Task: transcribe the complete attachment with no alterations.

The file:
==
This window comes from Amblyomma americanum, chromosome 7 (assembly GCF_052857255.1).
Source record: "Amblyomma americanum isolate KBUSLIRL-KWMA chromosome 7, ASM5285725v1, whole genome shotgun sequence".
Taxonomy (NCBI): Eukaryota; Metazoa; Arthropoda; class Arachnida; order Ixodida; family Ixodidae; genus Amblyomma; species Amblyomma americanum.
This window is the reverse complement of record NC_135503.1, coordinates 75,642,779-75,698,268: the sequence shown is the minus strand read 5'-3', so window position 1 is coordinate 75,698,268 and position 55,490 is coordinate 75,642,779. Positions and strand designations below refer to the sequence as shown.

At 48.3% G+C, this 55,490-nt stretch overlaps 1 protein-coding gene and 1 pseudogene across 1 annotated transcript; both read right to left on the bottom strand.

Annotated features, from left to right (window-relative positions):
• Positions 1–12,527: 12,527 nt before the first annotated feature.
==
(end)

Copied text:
This window comes from Amblyomma americanum, chromosome 7 (assembly GCF_052857255.1).
Source record: "Amblyomma americanum isolate KBUSLIRL-KWMA chromosome 7, ASM5285725v1, whole genome shotgun sequence".
Taxonomy (NCBI): Eukaryota; Metazoa; Arthropoda; class Arachnida; order Ixodida; family Ixodidae; genus Amblyomma; species Amblyomma americanum.
This window is the reverse complement of record NC_135503.1, coordinates 75,642,779-75,698,268: the sequence shown is the minus strand read 5'-3', so window position 1 is coordinate 75,698,268 and position 55,490 is coordinate 75,642,779. Positions and strand designations below refer to the sequence as shown.

At 48.3% G+C, this 55,490-nt stretch overlaps 1 protein-coding gene and 1 pseudogene across 1 annotated transcript; both read right to left on the bottom strand.

Annotated features, from left to right (window-relative positions):
• Positions 1–12,527: 12,527 nt before the first annotated feature.